Skip to content

2010 Preliminary Dietary Guidelines

June 27, 2010

The Dietary Guidelines Advisory Committee recently released its preliminary recommendations for the 2010 Dietary Guidelines for Americans due for final publication by the end of this year. The original version was first published in 1980.

These guidelines are meant to serve as a general guide for the public about health and nutrition issues based on the most up-to-date scientific research. The purpose is to promote better health and reduce the risk of chronic disease.

Congress mandates that these guidelines are reviewed, revised as needed, and released by the USDA and Department of Health and Human Services (HHS) every five years. An advisory committee collects and reviews current research and develops a preliminary report which serves as the foundation for the final guidelines. After the advisory committee provides its report, there is a period of time allotted for public comment before the final version of the guidelines are published (this year until July 15 www.dietaryguidelines.com).

The newest report contains four major categories of focus. The first goal is to reduce the incidence and prevalence of overweight and obesity in the United States by reducing overall calorie intake and increasing physical activity. The concerns are based on the large and increasing percentage of the American population that fall into the overweight or obese category with a related rise in chronic disease. Although calories are more than adequate for these individuals, many are also undernourished.

Another way to think about this guideline is for Americans to better balance calories coming in with calories expended by physical activity. It also means choosing nutrient-dense foods those with maximal nutritional value for the number of calories.

Another goal is to move Americans toward more plant-based foods (vegetables, fruit, beans, nuts, seeds, and whole grains). There is also a recommendation to include more seafood and fat-free or low-fat milk and milk products, while eating lesser (moderate) amounts of lean meat, poultry, and eggs.

With regard to "extras," the third goal is to significantly reduce the intake of added sugars and solid fats. These are components of food that appear to be adding unnecessary calories to the diets of many Americans, while providing minimal nutritional value. There is also a recommendation to reduce the intake of refined food products, especially those containing added sugar, solid fat, and/or sodium.

The report specifically mentions reducing the amount of dietary sodium even more than the previous Dietary Guidelines recommended. The new target is to consume less than 1500 mg sodium a day (as compared to the goal of 2300 mg noted in the 2005 Dietary Guidelines).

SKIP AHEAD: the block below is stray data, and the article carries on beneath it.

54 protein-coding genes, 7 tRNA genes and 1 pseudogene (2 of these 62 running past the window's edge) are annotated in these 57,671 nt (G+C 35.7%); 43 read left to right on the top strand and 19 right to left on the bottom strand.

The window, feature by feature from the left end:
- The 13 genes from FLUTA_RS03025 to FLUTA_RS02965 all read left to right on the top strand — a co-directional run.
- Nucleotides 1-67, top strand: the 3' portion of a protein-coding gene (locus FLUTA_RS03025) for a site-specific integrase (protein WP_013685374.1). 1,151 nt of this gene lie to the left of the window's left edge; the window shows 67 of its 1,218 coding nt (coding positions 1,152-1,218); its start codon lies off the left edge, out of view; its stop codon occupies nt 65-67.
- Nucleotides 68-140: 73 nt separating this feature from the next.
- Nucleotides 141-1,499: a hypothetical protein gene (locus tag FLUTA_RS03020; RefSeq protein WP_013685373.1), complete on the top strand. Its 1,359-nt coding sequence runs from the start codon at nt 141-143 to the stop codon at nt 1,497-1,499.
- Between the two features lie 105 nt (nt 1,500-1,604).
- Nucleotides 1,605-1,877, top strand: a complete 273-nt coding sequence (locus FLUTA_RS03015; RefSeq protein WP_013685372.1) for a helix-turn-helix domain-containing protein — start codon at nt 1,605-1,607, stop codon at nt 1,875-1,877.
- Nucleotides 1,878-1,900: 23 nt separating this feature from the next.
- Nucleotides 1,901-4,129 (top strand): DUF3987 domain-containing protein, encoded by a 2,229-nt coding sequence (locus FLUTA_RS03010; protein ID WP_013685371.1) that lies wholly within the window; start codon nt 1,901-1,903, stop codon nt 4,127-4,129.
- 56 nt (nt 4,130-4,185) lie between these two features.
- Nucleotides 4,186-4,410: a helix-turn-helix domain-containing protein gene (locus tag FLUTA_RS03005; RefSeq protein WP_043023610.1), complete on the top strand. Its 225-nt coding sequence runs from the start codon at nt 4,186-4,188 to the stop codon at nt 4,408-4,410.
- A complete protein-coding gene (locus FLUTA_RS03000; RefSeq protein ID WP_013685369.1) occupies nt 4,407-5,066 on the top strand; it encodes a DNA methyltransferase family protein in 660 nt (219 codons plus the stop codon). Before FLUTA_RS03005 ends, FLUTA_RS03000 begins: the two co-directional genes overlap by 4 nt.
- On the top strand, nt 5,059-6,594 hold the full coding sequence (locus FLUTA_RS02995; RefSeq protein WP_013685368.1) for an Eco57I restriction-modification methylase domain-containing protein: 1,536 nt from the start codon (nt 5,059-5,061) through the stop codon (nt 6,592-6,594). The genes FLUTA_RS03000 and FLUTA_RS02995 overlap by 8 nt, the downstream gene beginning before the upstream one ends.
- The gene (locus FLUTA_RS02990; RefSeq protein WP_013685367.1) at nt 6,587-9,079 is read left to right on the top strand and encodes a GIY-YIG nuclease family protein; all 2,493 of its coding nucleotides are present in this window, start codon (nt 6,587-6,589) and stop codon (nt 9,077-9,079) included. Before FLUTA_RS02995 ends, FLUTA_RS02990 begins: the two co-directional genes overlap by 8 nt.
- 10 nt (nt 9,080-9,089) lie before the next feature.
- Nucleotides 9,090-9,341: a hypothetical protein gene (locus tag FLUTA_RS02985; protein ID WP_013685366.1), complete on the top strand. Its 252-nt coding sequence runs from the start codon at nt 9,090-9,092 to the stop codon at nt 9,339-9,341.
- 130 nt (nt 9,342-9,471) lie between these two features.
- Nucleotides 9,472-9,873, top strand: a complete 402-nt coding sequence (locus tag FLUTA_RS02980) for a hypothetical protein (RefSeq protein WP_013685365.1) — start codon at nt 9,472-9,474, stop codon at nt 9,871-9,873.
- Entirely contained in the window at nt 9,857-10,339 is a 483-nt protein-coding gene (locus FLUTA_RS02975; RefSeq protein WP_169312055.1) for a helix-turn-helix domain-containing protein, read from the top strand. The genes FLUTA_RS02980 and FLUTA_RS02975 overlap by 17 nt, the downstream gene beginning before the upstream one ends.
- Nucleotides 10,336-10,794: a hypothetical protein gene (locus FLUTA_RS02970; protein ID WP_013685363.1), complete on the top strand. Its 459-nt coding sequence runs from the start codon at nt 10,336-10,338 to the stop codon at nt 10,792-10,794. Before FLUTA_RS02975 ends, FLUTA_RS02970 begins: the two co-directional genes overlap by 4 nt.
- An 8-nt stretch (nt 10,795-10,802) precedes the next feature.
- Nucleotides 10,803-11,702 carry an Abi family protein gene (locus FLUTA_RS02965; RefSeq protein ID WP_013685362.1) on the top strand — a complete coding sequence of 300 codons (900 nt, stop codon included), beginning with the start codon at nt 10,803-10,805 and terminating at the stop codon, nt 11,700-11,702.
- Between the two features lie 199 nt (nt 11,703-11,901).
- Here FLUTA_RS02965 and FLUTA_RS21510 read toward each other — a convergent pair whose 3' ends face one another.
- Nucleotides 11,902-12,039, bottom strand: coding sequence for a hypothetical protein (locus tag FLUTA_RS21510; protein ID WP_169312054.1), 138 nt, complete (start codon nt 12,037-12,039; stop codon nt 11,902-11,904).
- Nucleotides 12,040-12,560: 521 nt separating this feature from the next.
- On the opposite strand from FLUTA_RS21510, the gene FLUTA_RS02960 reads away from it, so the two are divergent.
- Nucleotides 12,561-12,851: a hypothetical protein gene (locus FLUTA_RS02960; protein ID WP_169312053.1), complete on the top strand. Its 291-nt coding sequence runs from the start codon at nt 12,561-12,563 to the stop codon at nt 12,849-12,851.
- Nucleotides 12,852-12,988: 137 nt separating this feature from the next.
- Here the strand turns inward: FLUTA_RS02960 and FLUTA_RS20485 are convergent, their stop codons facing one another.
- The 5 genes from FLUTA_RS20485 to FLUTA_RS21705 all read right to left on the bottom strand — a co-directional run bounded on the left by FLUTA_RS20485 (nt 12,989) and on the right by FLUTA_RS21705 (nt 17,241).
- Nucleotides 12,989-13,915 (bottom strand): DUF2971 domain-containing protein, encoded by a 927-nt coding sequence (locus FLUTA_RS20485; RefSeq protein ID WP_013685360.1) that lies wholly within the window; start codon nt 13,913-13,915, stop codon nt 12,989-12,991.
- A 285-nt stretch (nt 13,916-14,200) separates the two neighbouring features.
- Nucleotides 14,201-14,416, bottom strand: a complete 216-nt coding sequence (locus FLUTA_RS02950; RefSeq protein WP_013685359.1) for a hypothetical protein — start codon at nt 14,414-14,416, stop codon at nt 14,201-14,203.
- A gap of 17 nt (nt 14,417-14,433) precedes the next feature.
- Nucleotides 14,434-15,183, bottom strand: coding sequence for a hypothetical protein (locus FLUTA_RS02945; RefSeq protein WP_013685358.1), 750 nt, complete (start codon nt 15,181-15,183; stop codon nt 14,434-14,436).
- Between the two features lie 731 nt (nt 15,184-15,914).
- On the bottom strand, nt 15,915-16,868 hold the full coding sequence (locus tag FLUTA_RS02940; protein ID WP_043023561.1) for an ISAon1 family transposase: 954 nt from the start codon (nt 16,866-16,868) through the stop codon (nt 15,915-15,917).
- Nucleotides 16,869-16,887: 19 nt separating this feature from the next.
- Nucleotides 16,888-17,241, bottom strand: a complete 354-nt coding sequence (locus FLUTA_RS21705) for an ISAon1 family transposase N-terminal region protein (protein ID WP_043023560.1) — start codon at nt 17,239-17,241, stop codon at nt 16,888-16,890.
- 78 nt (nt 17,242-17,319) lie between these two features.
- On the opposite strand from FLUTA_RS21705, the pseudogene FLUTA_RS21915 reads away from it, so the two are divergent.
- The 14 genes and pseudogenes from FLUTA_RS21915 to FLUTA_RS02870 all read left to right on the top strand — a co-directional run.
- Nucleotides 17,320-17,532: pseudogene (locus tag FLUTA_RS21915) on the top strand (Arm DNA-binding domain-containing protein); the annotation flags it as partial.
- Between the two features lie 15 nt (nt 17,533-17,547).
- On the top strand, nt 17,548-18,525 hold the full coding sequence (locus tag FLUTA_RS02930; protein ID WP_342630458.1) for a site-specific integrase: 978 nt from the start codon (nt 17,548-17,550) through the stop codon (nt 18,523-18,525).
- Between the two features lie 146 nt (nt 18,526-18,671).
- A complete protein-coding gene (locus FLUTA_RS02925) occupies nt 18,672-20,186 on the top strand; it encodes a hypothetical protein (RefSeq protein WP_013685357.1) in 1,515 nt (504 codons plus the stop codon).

The fourth major goal is to meet the 2008 Physical Activity Guidelines for Americans (www.health.gov/PAGuidelines). These state that some physical activity is better than none, but that for most health outcomes, additional benefits occur though higher intensity, greater frequency, and/or longer duration of physical activity.

Both aerobic (endurance) and muscle-strengthening (resistance) activities are encouraged. For aerobic exercise, the baseline suggestion for children and teens is at least 60 minutes a day of moderate intensity activity, while for adults, it is at least 150 minutes a week. Brisk walking is an example of "moderate intensity." With regard to strength exercise, the goal is to take all the major muscles to fatigue, at least twice a week. Children and teens are also encouraged to participate in bone-strengthening activities at least three times a week. Older adults or persons with disabilities, should be as physically active as their abilities/conditions allow. It is advised that older adults include some activities to increase and maintain balance as well.

The 2008 Physical Activity Guidelines go into more detail than is included here. They also address safety issues, guidelines for women who are pregnant, and for people with disabilities or chronic disease.

The 2010 Dietary Guidelines Advisory Committee report also strongly recommends that the USDA and HHS form additional committees, possibly through the Institute of Medicine, to develop an action plan for implementing the guidelines.

The Executive Summary of the report (again see www.dietaryguidelines.com) contains much more detailed information and many more specific recommendations that are worth taking the time to read. Examples include guidance for various ages, pregnancy, breastfeeding, people with specific medical conditions, and other segments of the population. It also goes into more detail about individual nutrients.

If each of us tries to follow the recommendations included in the Dietary Guidelines consistently making healthy food choices, getting adequate amounts of regular physical activity, limiting "extras," and better matching calorie intake with calorie expenditure individually and as a nation we can potentially lower the risk of illness and chronic disease (and potentially the associated costs), while improving quality of life.

Pamela Stuppy, MS, RD, LD, CSSD, is a registered, licensed dietitian with nutrition counseling offices in York, Maine, and Portsmouth. She is also the nutritionist for Phillips Exeter Academy and is teaching healthy cooking classes at Stonewall Kitchen Cooking School. Visit online at www.pamstuppynutrition.com.